September 19, 2010

My parents always told me that they never figured out what they wanted to do with their lives until they were well into college. I know personally several people who changed their majors 3 times in the span of a few months. Therefore, it was only natural to receive weird looks and snickers as a child when I knew exactly what to do with my life at such a young age.

I was born and raised in a country where violence is a daily occurrence and I spent 9 years of my life there. No, I’m not talking about the United States, but a far less known country in the middle of Central America–El Salvador. Although my parents always provided the best for my brother Luis (who is 5 years younger than I) and me, there was not much of an opportunity to move up the ladder. It came as a surprise to my mom and dad when I told them I wanted to do something related to the skies. My mother worked in Iberia as a saleswoman, and that was the closest anyone could get to the clouds without being a pilot. I don’t know exactly what pushed me in that direction. Maybe it was the thrill of the conquest of the unknown, and maybe it was just a secret desire to have been born as a bird.

In 2002, a breakthrough happened. My dad got offered a job in Miami, Florida. Our first apartment here, which was offered to him by his company for a few months, was located only a few miles from Miami International Airport. I delighted myself every night sitting on the balcony staring at the airplanes land, much to my mother’s disapproval, since we were so high up in the air. When it came time to buy our new house, I bothered my dad to be near airplanes. I guess it worked, since we ended up just 2 miles from Tamiami Airport.

Fast forward to the present, my family now lives in San Ramon, California (which is about an hour east of San Francisco). I stand where I always dreamed of being. I am an Aerospace Engineering major (my eyesight prevents me from being a pilot) at one of the best schools in the country. I have to admit, though, that Embry-Riddle wasn’t exactly my first choice. Neither my parents nor I had heard of this school–maybe since we had lived abroad for so long. After doing some research during my senior year, I narrowed my choices to 7 schools–SUPAERO in southern France, Georgia Tech, UTexas-Austin, UCF, UF, and Florida Institute of Technology and, of course, Riddle. After visiting most of these schools at the end of the fall, my pick became evident. Honestly, the campus did not catch my eye at first. It is a more suburban city than I was used to back in Miami, and the school itself is pretty small compared to the other state schools I was used to. However, after pondering on it for a while, and after visiting the amazing labs around, I couldn’t resist.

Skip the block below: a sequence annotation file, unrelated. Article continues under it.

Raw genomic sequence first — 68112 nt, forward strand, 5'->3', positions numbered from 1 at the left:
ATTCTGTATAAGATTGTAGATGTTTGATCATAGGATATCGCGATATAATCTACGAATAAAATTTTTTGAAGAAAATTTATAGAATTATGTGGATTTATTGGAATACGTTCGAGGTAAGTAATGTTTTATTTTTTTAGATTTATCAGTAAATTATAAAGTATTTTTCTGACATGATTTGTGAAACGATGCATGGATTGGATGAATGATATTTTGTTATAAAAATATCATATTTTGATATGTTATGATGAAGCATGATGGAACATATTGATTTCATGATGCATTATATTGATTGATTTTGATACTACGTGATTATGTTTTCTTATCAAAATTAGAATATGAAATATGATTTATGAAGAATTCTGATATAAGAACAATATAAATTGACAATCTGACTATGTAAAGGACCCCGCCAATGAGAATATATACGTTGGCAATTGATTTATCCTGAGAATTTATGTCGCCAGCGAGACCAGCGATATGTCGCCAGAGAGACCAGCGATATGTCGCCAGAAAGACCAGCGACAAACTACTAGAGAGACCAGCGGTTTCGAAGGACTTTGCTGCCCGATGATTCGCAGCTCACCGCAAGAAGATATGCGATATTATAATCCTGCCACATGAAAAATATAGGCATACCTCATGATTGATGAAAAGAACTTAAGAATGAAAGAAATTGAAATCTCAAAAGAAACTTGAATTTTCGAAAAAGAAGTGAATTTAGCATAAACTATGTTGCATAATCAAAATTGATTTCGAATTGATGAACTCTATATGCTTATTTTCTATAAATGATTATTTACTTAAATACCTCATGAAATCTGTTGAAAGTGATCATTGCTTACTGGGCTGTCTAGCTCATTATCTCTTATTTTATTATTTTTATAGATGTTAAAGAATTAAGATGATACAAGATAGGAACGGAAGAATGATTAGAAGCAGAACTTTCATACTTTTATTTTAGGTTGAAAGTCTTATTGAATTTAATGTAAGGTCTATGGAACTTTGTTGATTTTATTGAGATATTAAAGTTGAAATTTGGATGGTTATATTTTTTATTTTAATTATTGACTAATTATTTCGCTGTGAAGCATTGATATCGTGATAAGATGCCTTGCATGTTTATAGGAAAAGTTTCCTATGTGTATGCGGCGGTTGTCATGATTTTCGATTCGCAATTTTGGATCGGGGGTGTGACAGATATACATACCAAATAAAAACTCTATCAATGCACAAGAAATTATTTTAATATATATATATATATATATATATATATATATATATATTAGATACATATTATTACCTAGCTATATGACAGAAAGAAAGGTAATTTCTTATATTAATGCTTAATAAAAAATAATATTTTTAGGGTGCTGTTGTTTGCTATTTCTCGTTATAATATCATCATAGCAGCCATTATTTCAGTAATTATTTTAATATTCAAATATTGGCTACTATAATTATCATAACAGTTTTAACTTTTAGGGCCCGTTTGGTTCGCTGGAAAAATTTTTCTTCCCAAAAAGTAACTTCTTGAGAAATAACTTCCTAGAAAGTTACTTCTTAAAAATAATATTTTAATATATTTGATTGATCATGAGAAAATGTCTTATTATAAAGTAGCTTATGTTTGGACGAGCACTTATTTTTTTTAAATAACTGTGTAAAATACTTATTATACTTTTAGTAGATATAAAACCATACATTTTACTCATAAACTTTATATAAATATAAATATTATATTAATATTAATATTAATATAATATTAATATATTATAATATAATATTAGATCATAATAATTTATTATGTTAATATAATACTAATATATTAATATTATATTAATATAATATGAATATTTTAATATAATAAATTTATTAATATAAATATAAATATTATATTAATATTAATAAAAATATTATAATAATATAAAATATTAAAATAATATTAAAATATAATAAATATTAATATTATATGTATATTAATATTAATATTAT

So far, I don’t regret my choice at all. You get to really know the people around you. The best advice I have is come to the open houses the campus offers in the fall and the spring (I believe they are held in October and April). I met some of the best friends I have in those days. Another great tip? Whatever school you decide on going to, Facebook-stalk your future classmates! Well, maybe just join the c/o 2015 pages that are cropping up around the net. Hands down, this is the best way to find others with the same interests as you do, and you never know! Your best friend might be just a click away!

P.S: Feel free to contact me with any questions you might have–whether you’re a girl seeking a friend (the “Riddle Ratio” is pretty evident–though most people you ask exaggerate it.), or you’re just seeking unbiased advice from a college freshman. My e-mail is up top (adrianaosegueda@hotmail.com), or you can also find me on Facebook (facebook.com/itsadri)

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Adriana

About Adriana

Minor: Space Studies / Astronomy
Career Goals: To work for NASA or a private company as an engineer.
Why I chose Embry-Riddle: Small school allows me to form close bonds with people, the students and staff are exceptional, plus the reputation is unbeatable!

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